I try to address adolescent complaints that the playâs language is too difficult by exploring its relevance and controversy in todayâs political climate. We explore last summerâs controversial Public Theater production in Central Park, in which Julius Caesar was depicted as unmistakably Trumpian. We begin with a Times article, âHard Truths or Easy Targets? Confronting the Summer of Trump Onstage,â and then move to a discussion on the role of art and theater with critics.
We read the Times article âHow Outrage Built Over a Shakespearean Depiction of Trump,â and have a discussion about whether corporate sponsors like Bank of America and Delta Air Lines should have withdrawn their support amid the controversy.
Students are surprised to find that âJulius Caesarâ has provoked audiences for centuries, including John Wilkes Booth, who saw himself as a Brutus-like figure, and the director Orson Welles, who staged a production in 1937 protesting fascismâs ascendance in Europe. We use the Times article âWhy âJulius Caesarâ Speaks to Politics Today. With or Without Trumpâ to make that clear.
My students have been fascinated by the myriad productions of âJulius Caesar.â While most of them envision the play in ancient Rome, complete with togas and coliseums, Iâve introduced them to different interpretations of the play â from one set in Africa, via the Times article âThis Caesar Wears an African Cloak,â to an all-female British production set in a prison, reviewed in the piece âFriends, Romans, Countrywomen.â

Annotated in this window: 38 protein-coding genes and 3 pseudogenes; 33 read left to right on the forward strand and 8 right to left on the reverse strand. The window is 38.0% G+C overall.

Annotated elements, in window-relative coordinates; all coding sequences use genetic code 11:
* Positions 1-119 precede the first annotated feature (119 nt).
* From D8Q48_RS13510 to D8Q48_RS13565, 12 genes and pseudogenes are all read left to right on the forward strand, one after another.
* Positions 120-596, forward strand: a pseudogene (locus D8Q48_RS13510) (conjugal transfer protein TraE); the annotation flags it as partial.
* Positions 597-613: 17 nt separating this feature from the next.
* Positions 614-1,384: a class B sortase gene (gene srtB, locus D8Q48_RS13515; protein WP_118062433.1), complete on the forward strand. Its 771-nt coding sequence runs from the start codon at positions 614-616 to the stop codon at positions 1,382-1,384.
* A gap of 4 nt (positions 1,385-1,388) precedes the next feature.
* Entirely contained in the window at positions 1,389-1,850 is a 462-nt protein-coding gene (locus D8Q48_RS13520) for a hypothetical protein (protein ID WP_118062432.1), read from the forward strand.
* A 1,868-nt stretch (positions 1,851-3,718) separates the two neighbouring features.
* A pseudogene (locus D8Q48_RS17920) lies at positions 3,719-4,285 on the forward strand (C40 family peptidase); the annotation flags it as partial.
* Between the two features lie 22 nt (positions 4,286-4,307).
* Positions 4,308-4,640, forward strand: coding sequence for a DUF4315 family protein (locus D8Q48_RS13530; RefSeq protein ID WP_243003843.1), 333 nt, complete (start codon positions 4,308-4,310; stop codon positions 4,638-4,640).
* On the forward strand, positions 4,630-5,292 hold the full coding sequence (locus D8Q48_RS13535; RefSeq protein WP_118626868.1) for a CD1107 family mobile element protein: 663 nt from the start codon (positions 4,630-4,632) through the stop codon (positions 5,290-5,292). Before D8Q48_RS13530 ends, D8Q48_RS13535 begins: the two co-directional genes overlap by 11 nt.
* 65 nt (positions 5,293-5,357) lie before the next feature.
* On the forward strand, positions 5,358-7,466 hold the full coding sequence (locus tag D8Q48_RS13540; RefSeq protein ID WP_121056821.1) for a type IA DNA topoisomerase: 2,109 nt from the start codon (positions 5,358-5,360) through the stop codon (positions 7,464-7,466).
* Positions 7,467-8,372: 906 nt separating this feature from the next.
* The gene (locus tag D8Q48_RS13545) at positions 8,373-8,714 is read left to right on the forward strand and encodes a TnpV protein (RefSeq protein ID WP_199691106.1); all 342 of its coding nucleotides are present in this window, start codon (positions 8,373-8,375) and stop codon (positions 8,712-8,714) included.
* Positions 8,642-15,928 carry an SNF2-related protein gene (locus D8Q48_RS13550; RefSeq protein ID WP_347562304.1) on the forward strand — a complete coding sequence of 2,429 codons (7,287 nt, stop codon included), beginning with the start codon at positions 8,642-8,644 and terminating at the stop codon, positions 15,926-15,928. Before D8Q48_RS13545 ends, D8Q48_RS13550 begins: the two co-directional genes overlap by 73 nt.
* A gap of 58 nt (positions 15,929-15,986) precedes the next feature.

The Civil War
I have also used Learning Network resources when we look at the Civil War and the social, cultural and political environment that led to the conflict.
When Ms. OâConnell is teaching the events leading to the Civil War, I ask students to look at what Americans were experiencing culturally at that time. We use the Learning Network lesson, âText to Text | The Gettysburg Address and âWhy the Civil War Still Matters,ââ which allows students to look at two different perspectives on Lincolnâs legacy today. Then we discuss and explore how and why Lincolnâs Gettysburg Address has endured, and consider whether Lincolnâs vision remains.
Students at our school memorize the Gettysburg Address their freshman year in a public-speaking class. One of my favorite teaching moments ever was during a field trip to Mount Auburn Cemetery in Cambridge, Mass. We were looking at Civil War monuments when the guide asked my students if they were familiar with the Gettysburg Address. One student recited it verbatim!
The New York Timesâs Disunion columns are also an incredible resource for teaching the Civil War.
What were Americans seeing in the North and South? For the first time, they saw photographs by Matthew Brady and other early photographers.
What impact did that have on their views of the war? For their Civil War project, I ask students to choose a theme to explore and examine primary documents â a photograph or painting, or music from that era.
Today our students are witnessing a nation divided. Looking at the Civil War through this lens gives them the opportunity to see that our country has survived worse times and in the words of Lincoln, âhas long endured.â
Do you teach with The Times? Tell us about it here.